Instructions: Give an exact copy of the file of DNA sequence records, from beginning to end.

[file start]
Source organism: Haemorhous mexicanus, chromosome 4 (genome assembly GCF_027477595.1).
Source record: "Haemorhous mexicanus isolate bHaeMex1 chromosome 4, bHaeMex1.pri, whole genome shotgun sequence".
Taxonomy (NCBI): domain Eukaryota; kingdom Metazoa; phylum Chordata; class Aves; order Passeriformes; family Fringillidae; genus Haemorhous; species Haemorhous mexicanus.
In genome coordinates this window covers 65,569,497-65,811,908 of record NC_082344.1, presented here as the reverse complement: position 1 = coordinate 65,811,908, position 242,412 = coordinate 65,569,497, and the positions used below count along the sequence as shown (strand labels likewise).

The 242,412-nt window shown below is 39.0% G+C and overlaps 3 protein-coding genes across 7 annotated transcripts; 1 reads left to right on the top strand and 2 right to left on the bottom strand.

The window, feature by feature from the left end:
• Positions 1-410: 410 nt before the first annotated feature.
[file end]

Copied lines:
Source organism: Haemorhous mexicanus, chromosome 4 (genome assembly GCF_027477595.1).
Source record: "Haemorhous mexicanus isolate bHaeMex1 chromosome 4, bHaeMex1.pri, whole genome shotgun sequence".
Taxonomy (NCBI): domain Eukaryota; kingdom Metazoa; phylum Chordata; class Aves; order Passeriformes; family Fringillidae; genus Haemorhous; species Haemorhous mexicanus.
In genome coordinates this window covers 65,569,497-65,811,908 of record NC_082344.1, presented here as the reverse complement: position 1 = coordinate 65,811,908, position 242,412 = coordinate 65,569,497, and the positions used below count along the sequence as shown (strand labels likewise).

The 242,412-nt window shown below is 39.0% G+C and overlaps 3 protein-coding genes across 7 annotated transcripts; 1 reads left to right on the top strand and 2 right to left on the bottom strand.

The window, feature by feature from the left end:
• Positions 1-410: 410 nt before the first annotated feature.